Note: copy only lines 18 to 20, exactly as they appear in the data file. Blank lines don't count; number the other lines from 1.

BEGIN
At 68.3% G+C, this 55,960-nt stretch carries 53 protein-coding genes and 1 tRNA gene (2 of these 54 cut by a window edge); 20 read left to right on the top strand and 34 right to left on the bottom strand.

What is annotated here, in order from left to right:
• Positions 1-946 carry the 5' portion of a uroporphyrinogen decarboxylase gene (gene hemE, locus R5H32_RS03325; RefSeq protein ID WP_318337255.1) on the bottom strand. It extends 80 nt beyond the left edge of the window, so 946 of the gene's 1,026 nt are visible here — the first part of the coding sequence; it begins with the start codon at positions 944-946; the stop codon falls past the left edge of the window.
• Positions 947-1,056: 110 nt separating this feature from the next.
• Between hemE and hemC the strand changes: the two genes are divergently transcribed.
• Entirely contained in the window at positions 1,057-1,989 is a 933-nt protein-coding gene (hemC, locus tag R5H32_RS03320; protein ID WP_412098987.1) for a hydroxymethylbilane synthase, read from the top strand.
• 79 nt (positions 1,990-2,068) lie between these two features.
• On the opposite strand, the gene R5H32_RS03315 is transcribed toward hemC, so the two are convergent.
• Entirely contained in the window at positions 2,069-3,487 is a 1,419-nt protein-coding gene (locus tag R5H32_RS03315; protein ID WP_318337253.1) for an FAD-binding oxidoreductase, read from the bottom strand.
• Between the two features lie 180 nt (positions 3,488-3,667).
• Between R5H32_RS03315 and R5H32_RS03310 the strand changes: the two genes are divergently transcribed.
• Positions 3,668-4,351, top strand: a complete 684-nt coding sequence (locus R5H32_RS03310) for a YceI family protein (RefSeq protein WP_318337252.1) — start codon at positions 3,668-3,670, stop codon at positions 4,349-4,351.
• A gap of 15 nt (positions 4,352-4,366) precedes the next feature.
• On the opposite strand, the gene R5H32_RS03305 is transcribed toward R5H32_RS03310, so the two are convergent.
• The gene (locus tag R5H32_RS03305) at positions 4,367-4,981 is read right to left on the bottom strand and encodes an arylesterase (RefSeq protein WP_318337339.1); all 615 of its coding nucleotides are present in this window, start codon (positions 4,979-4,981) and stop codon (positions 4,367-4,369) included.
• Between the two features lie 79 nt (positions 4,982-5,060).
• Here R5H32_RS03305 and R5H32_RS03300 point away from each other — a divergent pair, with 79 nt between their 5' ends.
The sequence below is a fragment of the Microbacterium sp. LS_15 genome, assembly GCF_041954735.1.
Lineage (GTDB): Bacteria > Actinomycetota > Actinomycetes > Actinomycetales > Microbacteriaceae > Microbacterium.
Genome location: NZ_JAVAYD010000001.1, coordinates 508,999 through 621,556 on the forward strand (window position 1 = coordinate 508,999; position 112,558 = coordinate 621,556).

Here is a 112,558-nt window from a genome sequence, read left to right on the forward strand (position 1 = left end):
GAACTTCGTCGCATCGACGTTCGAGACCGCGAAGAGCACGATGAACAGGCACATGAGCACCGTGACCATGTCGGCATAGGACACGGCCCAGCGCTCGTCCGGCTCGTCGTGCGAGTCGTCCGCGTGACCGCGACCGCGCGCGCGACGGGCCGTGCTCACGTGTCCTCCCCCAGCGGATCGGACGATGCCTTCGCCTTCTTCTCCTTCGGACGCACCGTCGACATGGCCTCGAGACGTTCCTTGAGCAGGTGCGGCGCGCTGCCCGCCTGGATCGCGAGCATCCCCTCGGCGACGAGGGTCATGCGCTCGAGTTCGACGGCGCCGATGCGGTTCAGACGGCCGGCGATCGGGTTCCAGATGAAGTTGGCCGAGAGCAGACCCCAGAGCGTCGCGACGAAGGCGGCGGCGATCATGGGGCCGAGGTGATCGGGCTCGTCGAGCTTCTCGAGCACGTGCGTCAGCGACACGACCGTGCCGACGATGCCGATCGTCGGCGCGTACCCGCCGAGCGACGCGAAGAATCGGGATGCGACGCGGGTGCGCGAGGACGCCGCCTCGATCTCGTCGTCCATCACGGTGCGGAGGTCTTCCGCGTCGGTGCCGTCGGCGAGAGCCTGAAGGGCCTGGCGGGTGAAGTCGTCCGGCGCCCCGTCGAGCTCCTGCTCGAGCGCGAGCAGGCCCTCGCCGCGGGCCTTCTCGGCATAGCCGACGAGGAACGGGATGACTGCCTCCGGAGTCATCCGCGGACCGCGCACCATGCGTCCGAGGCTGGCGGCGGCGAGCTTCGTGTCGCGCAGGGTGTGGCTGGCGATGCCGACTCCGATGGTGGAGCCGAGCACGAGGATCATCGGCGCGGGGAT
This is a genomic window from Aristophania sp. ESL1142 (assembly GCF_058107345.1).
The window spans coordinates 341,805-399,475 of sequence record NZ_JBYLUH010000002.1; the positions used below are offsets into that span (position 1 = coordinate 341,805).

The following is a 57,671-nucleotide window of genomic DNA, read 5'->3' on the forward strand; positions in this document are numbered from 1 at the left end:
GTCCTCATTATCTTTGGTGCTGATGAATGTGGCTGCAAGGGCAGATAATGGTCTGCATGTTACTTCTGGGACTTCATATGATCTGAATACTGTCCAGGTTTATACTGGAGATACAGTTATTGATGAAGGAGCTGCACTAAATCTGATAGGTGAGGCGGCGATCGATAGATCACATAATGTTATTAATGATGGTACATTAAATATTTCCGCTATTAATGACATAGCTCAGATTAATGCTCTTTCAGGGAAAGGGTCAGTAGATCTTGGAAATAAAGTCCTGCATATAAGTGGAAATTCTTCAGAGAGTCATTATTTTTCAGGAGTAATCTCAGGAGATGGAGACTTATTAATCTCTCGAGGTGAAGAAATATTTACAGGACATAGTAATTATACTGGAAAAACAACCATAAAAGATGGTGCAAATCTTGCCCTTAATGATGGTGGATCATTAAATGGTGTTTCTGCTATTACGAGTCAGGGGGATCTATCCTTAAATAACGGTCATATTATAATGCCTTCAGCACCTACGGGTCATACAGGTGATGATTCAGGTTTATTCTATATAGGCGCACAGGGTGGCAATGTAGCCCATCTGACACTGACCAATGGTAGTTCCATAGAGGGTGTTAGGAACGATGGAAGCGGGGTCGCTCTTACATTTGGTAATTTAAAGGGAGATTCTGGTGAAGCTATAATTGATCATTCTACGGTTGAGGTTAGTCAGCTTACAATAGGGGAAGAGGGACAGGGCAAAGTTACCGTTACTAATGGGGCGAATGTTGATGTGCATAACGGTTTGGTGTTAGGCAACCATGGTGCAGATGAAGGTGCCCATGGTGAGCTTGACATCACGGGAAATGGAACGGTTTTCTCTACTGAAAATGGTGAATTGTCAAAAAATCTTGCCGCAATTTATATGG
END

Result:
The sequence below is a fragment of the Microbacterium sp. LS_15 genome, assembly GCF_041954735.1.
Lineage (GTDB): Bacteria > Actinomycetota > Actinomycetes > Actinomycetales > Microbacteriaceae > Microbacterium.
Genome location: NZ_JAVAYD010000001.1, coordinates 508,999 through 621,556 on the forward strand (window position 1 = coordinate 508,999; position 112,558 = coordinate 621,556).